I realized how special this was, when I found myself observing several father-son/daughter relationships through people that I chatted to at INTA. I found myself sharing my background with a highly accomplished attorney from Brazil who had had a similar professional and working relationship with his own father. I reconnected with an old friend, also from Brazil, who was proudly showing his daughter the ropes, during her first INTA conference. I also bumped into an old acquaintance from Pakistan whose son was with him. In both of these last two chance meetings, I recommended to the daughter/son that they treasure the time working with their respective fathers; and to the fathers, I advised that they would do well to engender self-belief in their children, just as my own father had done for me.

The meeting with the attorneys from Pakistan brings to mind yet another theme, that of believing in people, and relating to them as such, way beyond the consideration of working together. I’ll explain. Pakistan and Israel do not have diplomatic ties, so we cannot exchange work. But that reminds me of both INTA and AIPPI 2019, during the course of which I had a number of very warm meetings with attorneys from the United Arab Emirates. We found much to talk and smile about, even though, at the end of the day, we were totally unable to exchange any business.

Until the Abraham Accords came along at the end of 2020 and changed, well, virtually everything.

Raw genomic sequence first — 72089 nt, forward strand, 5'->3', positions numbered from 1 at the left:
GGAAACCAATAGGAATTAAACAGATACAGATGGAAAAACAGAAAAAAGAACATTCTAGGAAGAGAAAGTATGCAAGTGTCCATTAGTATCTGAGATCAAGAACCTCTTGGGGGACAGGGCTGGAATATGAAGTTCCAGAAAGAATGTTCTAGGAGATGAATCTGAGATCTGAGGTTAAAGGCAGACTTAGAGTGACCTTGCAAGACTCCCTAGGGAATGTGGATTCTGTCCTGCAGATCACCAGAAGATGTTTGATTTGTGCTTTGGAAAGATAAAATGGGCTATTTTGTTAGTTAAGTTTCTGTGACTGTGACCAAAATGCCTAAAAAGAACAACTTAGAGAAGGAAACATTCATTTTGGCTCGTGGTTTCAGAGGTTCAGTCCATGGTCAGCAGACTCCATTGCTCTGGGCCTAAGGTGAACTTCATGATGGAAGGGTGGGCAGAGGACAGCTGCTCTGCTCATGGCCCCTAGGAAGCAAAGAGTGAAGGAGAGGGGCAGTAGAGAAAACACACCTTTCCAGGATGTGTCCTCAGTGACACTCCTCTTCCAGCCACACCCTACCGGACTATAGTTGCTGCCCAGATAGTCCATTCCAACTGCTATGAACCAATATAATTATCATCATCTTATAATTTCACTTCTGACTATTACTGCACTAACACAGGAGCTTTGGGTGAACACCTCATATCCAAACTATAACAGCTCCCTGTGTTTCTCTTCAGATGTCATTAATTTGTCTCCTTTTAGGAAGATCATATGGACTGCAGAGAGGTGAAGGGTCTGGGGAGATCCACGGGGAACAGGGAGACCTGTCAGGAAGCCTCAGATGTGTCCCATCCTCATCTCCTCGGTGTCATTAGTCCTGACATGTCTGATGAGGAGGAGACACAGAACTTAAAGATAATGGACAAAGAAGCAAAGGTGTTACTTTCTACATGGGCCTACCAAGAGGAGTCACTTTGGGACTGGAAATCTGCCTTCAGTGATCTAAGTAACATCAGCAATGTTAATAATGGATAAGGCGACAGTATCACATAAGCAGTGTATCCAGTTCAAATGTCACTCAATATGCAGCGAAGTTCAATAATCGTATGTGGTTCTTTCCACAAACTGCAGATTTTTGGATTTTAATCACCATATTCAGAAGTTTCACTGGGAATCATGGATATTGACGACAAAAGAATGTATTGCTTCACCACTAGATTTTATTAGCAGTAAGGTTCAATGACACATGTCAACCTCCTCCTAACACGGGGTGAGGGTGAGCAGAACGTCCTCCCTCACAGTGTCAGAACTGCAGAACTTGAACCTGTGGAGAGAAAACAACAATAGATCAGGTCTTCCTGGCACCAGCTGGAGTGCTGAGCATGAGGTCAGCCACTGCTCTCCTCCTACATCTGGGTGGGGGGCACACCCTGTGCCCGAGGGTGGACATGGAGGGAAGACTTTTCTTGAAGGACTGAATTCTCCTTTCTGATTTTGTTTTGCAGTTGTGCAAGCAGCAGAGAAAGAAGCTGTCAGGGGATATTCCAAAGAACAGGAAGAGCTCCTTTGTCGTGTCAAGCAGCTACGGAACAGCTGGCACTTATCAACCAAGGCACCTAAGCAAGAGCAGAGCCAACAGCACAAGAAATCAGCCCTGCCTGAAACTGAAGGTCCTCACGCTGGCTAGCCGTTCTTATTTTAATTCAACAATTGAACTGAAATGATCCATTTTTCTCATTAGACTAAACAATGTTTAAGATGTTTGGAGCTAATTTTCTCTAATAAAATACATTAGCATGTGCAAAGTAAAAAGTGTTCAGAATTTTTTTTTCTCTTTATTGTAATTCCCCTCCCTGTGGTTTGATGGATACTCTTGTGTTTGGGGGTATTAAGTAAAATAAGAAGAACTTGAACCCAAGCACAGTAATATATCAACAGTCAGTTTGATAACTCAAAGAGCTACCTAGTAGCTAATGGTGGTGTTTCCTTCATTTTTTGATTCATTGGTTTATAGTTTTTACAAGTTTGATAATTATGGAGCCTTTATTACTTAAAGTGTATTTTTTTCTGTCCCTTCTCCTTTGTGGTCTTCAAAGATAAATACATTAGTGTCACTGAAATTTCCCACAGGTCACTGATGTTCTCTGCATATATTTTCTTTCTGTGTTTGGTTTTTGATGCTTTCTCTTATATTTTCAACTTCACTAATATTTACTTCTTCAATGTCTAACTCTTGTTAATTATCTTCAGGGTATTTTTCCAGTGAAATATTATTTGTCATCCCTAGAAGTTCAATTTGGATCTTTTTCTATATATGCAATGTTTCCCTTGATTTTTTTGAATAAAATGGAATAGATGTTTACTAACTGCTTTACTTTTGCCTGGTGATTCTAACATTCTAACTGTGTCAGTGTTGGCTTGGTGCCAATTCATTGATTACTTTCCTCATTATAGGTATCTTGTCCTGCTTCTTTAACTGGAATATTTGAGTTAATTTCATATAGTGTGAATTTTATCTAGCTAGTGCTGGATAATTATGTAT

After those historic accords were signed, a relationship came about between Israel and the UAE which looked like a reunion of old friends who had so much catching up to do that they wanted to do everything all at once(!) The speed at which this relationship has developed is quite dazzling! From commercial cooperation to projects in agriculture, and from shared medical research to joint defense exercises… and that list is only partial(!)

And at INTA 2022… well, what a difference three years can make. All of a sudden we had graduated from the slightly hopeful sighs and smiles, intimating that “maybe, who knows, someday, we’ll be able to travel to each other’s country and exchange business…”

In Washington, every time we met with someone from the UAE, it was like greeting a long lost family member. And even in the sometimes seemingly fossilized atmosphere of IP law, our clients are slowly starting to take an interest in registering rights in the UAE. So never stop hoping… Ultimately, it is all about the people.

There are many other stories that could be told, whether about the almost palpably relaxed atmosphere that pervaded every corner of the conference; or my wonderment in meeting a polyglot whose native tongue is Portuguese, but speaks about 7 or 8 languages, having self-taught himself Japanese and who is now working on learning Hebrew; or indeed encountering the delightful and interesting in house counsel for a European cosmetics company, as he lay, almost prostrated on the carpet, while trying to obtain (successfully I might add) an unusual shot of the meter high three-dimensional red lettering declaring “INTA”, at the entrance to the INTA meeting hall.

In short, despite all of the challenges, INTA 2022 did not only live up to its reputation, but, in my humble opinion, and maybe because of the challenges, it surpassed expectations. 

There is an expression in French “L’appétit vient en mangeant”. Loosely translated, this means that once you start eating, you will develop an appetite. After missing out on two years, and then having a truly wonderful conference this year, all I can say is “SINGAPORE 2023 here I come!” 

I can hardly wait!